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Twitter Drives Up TV Ratings for Only 29% of Shows: Nielsen Study

Nielsen says it finally has statistical proof that Twitter traffic sometimes drives TV ratings — and vice versa — but the research firm doesn’t know why some shows are more simpatico with social media than others.

On Tuesday, the New York-based Nielsen released the Twitter Causation Study, which analyzed minute-to-minute trends for live TV ratings and Tweets for 221 broadcast primetime program episodes using Nielsen’s SocialGuide.

The findings: Live TV ratings had a statistically significant impact in related tweets among 48% of the episodes sampled, and on the flip side the volume of tweets caused statistical lifts in live ratings among 29% of the eps.

SEE ALSO: Twittervision: How Video + Social Media Will Change Twitter (and Entertainment)

Why does some TV work better with Twitter — and how many tweets does it take to boost ratings? The short answer: Nielsen doesn’t know yet.

“This round of causation research was only looking to see if there’s a ‘there there’ with respect to tweets influencing ratings and ratings influencing tweets,” a Nielsen rep said. “Now that we’ve seen statistically significant evidence of this, the next wave of research will be around understanding the how/why.”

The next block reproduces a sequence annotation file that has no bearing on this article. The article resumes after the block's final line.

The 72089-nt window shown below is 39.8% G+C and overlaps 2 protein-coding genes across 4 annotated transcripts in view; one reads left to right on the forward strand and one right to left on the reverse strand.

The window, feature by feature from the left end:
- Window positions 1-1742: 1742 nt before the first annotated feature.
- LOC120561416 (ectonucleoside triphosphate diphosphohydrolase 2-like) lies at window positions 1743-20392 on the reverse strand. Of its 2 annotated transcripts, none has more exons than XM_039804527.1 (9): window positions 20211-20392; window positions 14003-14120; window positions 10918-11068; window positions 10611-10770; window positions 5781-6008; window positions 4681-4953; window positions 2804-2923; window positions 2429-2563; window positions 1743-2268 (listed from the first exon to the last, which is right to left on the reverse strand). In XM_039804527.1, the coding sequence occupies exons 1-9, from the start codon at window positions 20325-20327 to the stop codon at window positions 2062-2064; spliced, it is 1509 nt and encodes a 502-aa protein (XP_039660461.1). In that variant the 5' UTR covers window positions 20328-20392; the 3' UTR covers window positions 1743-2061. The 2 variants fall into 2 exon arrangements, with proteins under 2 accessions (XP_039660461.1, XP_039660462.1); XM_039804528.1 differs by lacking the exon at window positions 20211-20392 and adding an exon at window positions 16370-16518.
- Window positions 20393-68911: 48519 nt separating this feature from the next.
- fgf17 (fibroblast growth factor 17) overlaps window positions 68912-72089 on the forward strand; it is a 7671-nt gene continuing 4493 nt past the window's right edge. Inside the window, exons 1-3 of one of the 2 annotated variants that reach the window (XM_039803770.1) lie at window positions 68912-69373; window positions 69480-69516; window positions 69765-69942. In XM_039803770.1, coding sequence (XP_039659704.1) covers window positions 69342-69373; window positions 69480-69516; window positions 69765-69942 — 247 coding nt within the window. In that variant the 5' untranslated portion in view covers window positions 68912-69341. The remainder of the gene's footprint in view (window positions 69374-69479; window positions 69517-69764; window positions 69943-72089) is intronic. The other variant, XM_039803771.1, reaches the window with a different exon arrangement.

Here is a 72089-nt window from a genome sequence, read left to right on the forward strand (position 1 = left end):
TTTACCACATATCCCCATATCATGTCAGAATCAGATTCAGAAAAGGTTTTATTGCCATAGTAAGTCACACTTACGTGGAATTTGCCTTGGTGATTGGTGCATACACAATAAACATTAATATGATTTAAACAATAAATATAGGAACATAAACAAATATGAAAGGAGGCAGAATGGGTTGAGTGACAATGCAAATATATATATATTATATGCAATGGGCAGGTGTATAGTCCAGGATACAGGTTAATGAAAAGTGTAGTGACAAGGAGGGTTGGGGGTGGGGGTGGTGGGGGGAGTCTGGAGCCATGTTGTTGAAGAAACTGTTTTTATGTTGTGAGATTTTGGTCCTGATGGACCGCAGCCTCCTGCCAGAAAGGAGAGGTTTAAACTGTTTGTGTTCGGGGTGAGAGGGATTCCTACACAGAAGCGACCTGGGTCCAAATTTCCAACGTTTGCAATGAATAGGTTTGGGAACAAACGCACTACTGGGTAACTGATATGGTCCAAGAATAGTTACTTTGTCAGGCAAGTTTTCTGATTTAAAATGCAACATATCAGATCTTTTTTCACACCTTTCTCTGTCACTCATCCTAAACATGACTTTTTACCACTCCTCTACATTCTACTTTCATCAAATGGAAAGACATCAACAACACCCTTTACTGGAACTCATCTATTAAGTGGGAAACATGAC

Clearly, genre plays a part: Tweets had the greatest impact on competitive reality TV skeins, influencing ratings changes in 44% of episodes. Meanwhile, comedy (37%) and sports (28%) genres also saw increased tune-in from tweets, while dramas were least affected (18%) by tweets during episodes.

“Using time series analysis, we saw a statistically significant causal influence indicating that a spike in TV ratings can increase the volume of Tweets, and, conversely, a spike in Tweets can increase tune-in,” Paul Donato, Nielsen’s chief research officer, said in announcing the study.

In March, Nielsen released research that analyzed more than 140 broadcast and cable programs, finding that Twitter volume on the day of broadcast was one of only three variables analyzed — along with prior-year ratings and advertising spend — that affected TV ratings in a statistically significant way.

Nielsen cut a pact with Twitter last December, under which the duo plan to introduce a Nielsen Twitter TV rating with the 2013-14 TV season.

The latest research results “substantiate what many of our TV partners have been telling us anecdotally for years: namely, that Twitter drives tune-in, especially for live, linear television programming,” Twitter chief operating officer Ali Rowghani said in statement.

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